Carl Sagan in his prime never had this sort of mass support and wild enthusiasm.  Bill Nye, like him or not, is creating the “trusted and liked” broad voice that the science world has lacked.   On Saturday I saw the phenomenon live and in person at the University of Missouri’s “Decoding Science” event that I took part in (which was excellent!).  He filled the 2000 seat auditorium on Saturday morning where I literally arrived 10 minutes late, could not find a seat, so had to watch most of it on the TV monitor in the lobby.  The audience went bonkers — cheering him for the Ken Ham debate, roaring with laughter at the corniest of jokes, then in the Q&A students asked him for Hi-fives, selfies and other hero-worship gestures.  I guarantee you this is the result, more than anything else, of his having done the Ken Ham debate.  I’m coming to the conclusion, goofball or not, he is perhaps more media savvy than anyone else in the ENTIRE world of science, and certainly far more than the scientists (with virtually no media experience) who have been taking potshots at him in magazines and blogs.  Go Science Guy!

bill nye

Bill Nye newspaper

BILL NYE, THE MEDIA GUY.  The top is my view from the doorway in the upper balcony — no seats even up there.  I really couldn’t believe the size and level of enthusiasm of the audience.  And he was great with them.  And there’s something else — at the private lunch afterwards for the speakers and about 20 university honchos he was the nicest, humblest guy.  He may be a cornball, but the fact is he’s very sincere, endlessly enthusiastic, and knows how to play into the broadest of narratives.  He is the guy the science world has been needing.



The first thing to know is that Bill Nye isn’t an overnight sensation.  His media career is at a tipping point due to a masterplan he conceived of many years ago when he first created his bow-tied unashamedly nerdy public persona with his TV show.  What’s more important to realize is the way he has created a “brand” for himself that he has kept rigidly consistent and is now reaping the benefits of.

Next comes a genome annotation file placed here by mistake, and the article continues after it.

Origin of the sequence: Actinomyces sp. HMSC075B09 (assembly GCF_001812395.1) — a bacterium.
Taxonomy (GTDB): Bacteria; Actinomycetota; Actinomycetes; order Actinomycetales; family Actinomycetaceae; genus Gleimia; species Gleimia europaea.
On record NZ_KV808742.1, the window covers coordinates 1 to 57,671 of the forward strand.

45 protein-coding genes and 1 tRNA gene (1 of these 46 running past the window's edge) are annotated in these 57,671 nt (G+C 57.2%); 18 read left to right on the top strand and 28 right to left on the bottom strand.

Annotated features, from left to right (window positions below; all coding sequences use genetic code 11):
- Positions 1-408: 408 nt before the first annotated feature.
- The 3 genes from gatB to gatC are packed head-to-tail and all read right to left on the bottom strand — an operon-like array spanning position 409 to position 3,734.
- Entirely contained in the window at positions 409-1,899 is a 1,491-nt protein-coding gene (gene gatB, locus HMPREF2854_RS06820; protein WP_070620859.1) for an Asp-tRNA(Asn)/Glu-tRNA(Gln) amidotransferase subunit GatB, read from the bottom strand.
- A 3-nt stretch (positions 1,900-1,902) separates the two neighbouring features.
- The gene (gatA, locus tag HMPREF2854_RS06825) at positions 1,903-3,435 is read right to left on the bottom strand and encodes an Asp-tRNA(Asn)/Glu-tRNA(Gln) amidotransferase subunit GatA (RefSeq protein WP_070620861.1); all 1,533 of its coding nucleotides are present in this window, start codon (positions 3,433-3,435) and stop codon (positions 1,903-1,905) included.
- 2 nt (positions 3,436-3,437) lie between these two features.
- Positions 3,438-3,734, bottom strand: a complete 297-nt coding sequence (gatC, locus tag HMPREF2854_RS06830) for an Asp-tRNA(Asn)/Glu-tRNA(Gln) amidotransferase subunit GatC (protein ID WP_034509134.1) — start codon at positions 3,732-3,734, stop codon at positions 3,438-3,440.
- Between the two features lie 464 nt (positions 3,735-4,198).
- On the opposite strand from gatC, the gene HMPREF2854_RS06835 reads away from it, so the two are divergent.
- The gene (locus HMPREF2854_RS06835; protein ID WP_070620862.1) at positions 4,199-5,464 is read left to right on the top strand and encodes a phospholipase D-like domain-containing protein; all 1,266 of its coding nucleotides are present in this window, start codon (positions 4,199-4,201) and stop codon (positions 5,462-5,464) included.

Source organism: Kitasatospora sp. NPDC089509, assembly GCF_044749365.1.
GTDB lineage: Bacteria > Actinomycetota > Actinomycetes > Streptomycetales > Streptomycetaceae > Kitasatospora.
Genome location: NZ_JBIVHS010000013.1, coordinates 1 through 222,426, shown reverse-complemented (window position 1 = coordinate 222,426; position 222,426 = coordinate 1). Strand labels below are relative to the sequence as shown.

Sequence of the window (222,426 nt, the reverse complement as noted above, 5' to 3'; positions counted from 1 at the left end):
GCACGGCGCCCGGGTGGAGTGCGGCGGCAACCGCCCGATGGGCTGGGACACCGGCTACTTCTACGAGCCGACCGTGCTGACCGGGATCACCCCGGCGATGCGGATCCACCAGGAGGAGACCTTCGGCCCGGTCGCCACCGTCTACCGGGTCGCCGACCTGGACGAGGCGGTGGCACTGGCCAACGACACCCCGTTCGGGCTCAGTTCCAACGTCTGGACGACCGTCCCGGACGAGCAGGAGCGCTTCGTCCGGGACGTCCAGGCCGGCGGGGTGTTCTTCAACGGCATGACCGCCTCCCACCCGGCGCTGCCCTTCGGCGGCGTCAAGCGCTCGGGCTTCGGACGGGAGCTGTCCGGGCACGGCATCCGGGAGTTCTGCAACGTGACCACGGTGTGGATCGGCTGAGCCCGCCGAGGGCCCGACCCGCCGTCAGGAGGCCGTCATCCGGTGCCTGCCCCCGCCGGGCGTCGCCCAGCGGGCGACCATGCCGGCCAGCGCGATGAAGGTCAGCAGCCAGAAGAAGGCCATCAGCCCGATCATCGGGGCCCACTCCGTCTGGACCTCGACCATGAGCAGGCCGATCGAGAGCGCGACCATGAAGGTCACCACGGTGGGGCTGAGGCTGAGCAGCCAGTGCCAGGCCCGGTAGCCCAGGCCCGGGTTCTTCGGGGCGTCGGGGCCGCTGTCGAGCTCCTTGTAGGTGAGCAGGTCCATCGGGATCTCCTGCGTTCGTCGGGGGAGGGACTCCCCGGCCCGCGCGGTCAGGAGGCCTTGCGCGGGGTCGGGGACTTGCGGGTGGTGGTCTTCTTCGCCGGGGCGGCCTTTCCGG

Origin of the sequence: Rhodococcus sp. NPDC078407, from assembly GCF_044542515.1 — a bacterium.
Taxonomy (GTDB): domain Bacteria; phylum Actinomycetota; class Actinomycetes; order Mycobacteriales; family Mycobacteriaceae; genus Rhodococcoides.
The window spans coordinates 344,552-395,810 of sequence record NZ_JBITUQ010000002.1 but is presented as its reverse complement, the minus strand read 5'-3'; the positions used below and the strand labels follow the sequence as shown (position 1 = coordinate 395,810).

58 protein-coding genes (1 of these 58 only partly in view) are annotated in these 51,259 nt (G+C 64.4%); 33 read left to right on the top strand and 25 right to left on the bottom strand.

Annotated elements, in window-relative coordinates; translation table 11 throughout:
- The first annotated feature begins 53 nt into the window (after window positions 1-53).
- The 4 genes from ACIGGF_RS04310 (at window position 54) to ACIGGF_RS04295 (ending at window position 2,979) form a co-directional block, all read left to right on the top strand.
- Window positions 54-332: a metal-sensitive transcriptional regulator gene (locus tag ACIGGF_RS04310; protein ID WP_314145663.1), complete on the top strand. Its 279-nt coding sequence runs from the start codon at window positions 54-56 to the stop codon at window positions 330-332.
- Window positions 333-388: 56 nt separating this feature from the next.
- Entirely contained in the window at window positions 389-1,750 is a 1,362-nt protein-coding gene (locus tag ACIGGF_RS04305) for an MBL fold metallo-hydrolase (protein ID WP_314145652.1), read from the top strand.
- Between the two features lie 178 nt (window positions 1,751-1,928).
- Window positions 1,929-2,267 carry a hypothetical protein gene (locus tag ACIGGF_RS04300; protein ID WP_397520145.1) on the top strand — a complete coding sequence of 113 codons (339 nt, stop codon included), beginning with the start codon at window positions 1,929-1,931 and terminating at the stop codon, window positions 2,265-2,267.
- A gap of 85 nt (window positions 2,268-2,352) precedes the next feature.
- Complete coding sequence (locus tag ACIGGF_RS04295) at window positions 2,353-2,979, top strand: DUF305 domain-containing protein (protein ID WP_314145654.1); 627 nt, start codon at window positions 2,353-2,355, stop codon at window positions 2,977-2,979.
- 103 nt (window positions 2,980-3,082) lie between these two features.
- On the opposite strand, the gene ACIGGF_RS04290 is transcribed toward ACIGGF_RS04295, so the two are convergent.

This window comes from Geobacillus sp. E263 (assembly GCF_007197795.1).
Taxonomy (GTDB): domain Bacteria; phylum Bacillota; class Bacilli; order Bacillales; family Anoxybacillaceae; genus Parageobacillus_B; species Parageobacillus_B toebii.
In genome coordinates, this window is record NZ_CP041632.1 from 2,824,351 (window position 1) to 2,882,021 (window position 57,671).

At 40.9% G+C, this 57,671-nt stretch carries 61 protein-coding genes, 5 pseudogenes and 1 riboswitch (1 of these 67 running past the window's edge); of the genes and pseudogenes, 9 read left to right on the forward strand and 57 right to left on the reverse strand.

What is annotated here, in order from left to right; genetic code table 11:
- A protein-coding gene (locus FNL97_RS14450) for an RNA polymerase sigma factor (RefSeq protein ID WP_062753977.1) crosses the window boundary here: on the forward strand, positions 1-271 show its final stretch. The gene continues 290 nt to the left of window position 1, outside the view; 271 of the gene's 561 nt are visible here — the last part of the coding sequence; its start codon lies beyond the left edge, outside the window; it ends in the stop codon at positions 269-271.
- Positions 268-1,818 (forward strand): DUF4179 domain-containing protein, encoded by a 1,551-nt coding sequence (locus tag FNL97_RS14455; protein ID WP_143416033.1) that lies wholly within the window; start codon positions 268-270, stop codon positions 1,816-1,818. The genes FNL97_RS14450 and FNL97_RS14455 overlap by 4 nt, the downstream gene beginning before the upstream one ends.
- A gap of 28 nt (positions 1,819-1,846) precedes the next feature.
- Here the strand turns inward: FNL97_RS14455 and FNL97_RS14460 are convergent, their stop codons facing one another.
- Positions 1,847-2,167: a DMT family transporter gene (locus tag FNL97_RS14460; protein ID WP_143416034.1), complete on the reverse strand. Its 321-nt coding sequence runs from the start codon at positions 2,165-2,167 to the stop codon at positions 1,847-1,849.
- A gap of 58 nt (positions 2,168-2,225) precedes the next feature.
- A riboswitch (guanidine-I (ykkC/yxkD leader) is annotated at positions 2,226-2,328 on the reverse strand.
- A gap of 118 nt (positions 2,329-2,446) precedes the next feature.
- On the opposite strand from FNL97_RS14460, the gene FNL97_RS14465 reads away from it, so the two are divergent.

The loudest media voice for the climate skeptics these days is my “Sizzle” star Marc Morano, who has appeared repeatedly on Piers Morgan on CNN.  For the science community, Bill Nye is now the loudest, broadest climate voice. Gore doesn’t seem to be interested in the job any more, while none of the scientists who know the facts best have the media skills or stature to reach the masses.  Bill Nye is the guy.

Previously Nye has debated Morano on more than one occasion, and probably kind of lost because Morano is such a media animal who is fun, energetic, vicious at times, and most importantly capable of explosive verbal diarrhea that can’t be contained.   But I bet the day is coming when he won’t be able to hold a candle to Bill.

The defeat of Morano by Nye won’t ever happen through content — there’s no way to beat “the Gish Gallop” through substantive argumentation.  But it is possible for Nye to become such a media monster that it turns into David vs. Goliath, where Morano is David who just gets stepped on.  Just think of a high school kid debating Bill Clinton.  The kid might get in a couple of funny zingers, but the odds are almost infinitely small that the kid could ever put a dent into such a massive media icon (though there are much greater odds today in the internet era than in the past).

Same deal for Nye.  Which is why the most important scorecard from the Ken Ham debate was what it did for Bill Nye’s media stature.  He’s now huge.  Smart guy.